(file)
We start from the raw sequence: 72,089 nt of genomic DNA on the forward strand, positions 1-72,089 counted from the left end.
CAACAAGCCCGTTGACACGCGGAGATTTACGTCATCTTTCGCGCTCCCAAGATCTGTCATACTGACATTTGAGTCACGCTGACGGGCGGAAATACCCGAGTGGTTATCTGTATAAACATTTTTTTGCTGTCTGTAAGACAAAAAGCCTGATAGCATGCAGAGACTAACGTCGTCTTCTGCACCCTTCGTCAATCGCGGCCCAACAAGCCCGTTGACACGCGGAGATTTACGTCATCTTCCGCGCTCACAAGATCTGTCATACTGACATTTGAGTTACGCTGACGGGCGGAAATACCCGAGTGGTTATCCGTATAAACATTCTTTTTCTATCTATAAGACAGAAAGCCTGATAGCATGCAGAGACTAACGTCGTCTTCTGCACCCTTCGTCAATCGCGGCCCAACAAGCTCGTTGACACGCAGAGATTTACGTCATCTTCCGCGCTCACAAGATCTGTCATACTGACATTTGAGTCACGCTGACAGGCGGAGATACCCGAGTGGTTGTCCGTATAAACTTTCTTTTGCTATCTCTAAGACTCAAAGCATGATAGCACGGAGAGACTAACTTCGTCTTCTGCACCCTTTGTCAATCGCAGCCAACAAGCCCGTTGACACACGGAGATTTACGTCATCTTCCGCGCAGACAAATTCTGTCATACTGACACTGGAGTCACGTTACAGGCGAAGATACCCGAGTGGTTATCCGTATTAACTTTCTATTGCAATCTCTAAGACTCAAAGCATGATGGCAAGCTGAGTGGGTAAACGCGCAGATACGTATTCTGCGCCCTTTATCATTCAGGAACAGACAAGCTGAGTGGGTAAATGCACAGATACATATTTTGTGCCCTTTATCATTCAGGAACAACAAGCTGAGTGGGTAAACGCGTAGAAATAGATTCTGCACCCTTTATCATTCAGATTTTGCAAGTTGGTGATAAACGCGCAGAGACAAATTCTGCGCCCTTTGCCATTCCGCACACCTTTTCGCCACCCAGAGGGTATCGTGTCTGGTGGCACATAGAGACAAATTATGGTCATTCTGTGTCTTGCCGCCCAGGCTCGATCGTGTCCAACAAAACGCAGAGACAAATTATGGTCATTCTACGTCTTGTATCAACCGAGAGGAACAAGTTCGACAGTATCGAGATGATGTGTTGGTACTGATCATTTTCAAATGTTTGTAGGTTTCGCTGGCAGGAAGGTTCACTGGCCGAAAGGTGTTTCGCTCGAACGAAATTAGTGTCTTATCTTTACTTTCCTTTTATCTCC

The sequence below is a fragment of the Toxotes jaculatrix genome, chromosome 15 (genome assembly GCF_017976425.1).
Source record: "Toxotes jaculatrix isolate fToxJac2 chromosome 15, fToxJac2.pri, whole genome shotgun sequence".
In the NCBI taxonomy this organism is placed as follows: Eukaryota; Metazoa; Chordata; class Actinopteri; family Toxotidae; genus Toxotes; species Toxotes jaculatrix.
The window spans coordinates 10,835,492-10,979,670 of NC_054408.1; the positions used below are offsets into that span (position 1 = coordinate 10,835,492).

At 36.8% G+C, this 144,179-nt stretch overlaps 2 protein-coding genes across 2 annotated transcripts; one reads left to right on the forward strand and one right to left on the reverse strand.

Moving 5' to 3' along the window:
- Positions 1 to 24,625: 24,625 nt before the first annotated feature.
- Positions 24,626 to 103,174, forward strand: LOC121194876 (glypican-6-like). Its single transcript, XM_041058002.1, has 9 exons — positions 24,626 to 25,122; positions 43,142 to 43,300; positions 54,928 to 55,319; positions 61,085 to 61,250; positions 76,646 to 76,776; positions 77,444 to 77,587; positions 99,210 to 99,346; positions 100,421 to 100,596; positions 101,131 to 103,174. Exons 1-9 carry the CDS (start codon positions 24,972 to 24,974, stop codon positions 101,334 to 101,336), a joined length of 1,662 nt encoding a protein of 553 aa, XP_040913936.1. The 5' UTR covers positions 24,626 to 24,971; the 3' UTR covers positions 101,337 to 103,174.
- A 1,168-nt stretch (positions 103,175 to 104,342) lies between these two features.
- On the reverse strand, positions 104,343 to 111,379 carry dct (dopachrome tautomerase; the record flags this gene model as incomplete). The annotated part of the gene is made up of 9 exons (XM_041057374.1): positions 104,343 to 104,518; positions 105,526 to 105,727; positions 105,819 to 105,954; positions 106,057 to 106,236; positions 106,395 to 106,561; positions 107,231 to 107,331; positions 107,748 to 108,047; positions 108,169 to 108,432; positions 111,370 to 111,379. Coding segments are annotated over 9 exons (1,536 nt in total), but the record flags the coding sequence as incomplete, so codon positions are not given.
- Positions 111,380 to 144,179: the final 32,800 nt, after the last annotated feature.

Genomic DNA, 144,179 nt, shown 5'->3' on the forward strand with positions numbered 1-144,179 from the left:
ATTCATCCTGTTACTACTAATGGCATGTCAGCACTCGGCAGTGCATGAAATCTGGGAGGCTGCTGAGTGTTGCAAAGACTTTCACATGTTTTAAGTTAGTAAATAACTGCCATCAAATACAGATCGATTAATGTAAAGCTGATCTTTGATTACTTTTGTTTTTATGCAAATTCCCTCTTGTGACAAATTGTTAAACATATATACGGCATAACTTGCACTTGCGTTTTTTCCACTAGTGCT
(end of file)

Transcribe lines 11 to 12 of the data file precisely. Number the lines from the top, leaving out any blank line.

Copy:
- A 1,168-nt stretch (positions 103,175 to 104,342) lies between these two features.
- On the reverse strand, positions 104,343 to 111,379 carry dct (dopachrome tautomerase; the record flags this gene model as incomplete). The annotated part of the gene is made up of 9 exons (XM_041057374.1): positions 104,343 to 104,518; positions 105,526 to 105,727; positions 105,819 to 105,954; positions 106,057 to 106,236; positions 106,395 to 106,561; positions 107,231 to 107,331; positions 107,748 to 108,047; positions 108,169 to 108,432; positions 111,370 to 111,379. Coding segments are annotated over 9 exons (1,536 nt in total), but the record flags the coding sequence as incomplete, so codon positions are not given.